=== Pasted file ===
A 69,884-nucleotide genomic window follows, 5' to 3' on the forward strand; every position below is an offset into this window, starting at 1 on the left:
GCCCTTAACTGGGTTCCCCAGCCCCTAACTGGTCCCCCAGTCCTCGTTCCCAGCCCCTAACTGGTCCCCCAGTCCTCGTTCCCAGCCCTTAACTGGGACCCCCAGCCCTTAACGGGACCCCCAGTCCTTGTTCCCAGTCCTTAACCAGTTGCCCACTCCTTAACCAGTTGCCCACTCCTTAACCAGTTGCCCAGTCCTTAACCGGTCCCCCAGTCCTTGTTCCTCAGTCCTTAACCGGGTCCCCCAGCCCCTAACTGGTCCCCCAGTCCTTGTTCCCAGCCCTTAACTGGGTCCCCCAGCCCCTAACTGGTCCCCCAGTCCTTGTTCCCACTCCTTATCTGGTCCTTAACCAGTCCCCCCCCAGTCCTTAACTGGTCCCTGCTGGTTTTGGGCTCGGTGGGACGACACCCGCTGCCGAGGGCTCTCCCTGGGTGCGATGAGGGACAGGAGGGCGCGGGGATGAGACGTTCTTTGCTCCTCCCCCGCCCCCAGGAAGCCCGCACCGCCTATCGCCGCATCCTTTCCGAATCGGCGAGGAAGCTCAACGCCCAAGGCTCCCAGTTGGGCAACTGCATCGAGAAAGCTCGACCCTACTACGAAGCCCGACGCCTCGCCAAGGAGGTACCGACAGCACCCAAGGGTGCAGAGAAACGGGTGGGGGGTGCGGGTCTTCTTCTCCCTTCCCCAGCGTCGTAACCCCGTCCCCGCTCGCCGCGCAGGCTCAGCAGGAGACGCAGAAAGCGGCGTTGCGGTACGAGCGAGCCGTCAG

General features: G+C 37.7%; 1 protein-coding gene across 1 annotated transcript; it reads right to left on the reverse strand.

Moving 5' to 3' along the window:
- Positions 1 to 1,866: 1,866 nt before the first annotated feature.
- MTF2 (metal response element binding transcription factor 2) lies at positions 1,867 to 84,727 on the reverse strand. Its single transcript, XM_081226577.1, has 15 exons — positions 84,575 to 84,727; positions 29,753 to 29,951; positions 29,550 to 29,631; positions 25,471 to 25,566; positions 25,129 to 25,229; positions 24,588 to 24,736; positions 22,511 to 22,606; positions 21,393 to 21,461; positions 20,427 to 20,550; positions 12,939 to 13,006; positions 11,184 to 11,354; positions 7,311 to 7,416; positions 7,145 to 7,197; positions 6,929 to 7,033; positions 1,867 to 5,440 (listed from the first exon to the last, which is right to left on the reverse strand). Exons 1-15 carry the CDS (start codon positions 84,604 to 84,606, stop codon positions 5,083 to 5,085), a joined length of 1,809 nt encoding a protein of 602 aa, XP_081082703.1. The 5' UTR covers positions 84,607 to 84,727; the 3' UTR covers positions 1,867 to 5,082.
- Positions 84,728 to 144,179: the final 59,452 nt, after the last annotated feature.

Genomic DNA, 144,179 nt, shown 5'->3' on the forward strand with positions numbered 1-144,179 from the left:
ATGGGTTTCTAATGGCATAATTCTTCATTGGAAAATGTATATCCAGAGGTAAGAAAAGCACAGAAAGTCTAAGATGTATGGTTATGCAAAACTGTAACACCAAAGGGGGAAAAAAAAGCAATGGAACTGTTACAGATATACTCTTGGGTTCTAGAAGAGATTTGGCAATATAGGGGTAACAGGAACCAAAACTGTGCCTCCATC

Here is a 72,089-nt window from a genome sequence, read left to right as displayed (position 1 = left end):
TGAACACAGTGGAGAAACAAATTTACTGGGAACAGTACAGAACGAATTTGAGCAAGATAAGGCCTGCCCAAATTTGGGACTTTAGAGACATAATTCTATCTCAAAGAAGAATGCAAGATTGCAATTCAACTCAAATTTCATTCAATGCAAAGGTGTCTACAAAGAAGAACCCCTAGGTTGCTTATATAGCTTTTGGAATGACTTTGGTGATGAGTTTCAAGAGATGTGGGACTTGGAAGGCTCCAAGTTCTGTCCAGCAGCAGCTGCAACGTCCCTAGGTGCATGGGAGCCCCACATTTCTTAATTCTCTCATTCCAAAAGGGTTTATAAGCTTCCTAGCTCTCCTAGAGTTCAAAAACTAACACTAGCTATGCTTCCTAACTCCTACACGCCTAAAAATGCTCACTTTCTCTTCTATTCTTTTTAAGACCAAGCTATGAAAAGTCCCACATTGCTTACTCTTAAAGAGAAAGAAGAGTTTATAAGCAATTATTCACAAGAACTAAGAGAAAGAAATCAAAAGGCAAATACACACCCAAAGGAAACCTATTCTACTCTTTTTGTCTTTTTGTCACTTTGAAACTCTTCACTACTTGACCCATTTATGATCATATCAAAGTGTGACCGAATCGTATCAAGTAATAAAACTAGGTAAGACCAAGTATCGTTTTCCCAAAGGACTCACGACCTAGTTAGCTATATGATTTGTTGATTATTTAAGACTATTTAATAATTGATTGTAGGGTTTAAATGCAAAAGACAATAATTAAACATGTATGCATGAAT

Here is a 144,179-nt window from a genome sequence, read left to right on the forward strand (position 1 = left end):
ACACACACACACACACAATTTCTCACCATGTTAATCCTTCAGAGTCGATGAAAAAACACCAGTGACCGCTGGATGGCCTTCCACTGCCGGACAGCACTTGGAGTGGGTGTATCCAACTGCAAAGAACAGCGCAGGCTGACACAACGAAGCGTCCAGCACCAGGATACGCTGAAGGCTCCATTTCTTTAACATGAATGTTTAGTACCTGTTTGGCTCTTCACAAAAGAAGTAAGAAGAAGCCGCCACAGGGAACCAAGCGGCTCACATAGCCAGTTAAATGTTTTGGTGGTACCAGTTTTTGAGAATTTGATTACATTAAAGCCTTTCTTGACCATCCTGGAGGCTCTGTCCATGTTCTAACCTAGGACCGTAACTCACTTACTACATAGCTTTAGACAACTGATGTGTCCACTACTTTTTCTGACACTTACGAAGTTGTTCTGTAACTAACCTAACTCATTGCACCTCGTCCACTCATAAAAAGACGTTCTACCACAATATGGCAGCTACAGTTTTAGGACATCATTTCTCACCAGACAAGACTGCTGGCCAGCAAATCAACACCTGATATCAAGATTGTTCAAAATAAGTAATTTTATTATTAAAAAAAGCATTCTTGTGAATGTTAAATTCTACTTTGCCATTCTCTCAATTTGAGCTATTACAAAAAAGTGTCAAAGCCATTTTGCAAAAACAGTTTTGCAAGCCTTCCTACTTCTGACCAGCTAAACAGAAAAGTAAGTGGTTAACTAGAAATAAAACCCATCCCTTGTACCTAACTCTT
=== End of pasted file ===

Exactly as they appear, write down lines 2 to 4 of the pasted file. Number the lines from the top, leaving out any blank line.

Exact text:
GCCCTTAACTGGGTTCCCCAGCCCCTAACTGGTCCCCCAGTCCTCGTTCCCAGCCCCTAACTGGTCCCCCAGTCCTCGTTCCCAGCCCTTAACTGGGACCCCCAGCCCTTAACGGGACCCCCAGTCCTTGTTCCCAGTCCTTAACCAGTTGCCCACTCCTTAACCAGTTGCCCACTCCTTAACCAGTTGCCCAGTCCTTAACCGGTCCCCCAGTCCTTGTTCCTCAGTCCTTAACCGGGTCCCCCAGCCCCTAACTGGTCCCCCAGTCCTTGTTCCCAGCCCTTAACTGGGTCCCCCAGCCCCTAACTGGTCCCCCAGTCCTTGTTCCCACTCCTTATCTGGTCCTTAACCAGTCCCCCCCCAGTCCTTAACTGGTCCCTGCTGGTTTTGGGCTCGGTGGGACGACACCCGCTGCCGAGGGCTCTCCCTGGGTGCGATGAGGGACAGGAGGGCGCGGGGATGAGACGTTCTTTGCTCCTCCCCCGCCCCCAGGAAGCCCGCACCGCCTATCGCCGCATCCTTTCCGAATCGGCGAGGAAGCTCAACGCCCAAGGCTCCCAGTTGGGCAACTGCATCGAGAAAGCTCGACCCTACTACGAAGCCCGACGCCTCGCCAAGGAGGTACCGACAGCACCCAAGGGTGCAGAGAAACGGGTGGGGGGTGCGGGTCTTCTTCTCCCTTCCCCAGCGTCGTAACCCCGTCCCCGCTCGCCGCGCAGGCTCAGCAGGAGACGCAGAAAGCGGCGTTGCGGTACGAGCGAGCCGTCAG

General features: G+C 37.7%; 1 protein-coding gene across 1 annotated transcript; it reads right to left on the reverse strand.

Moving 5' to 3' along the window: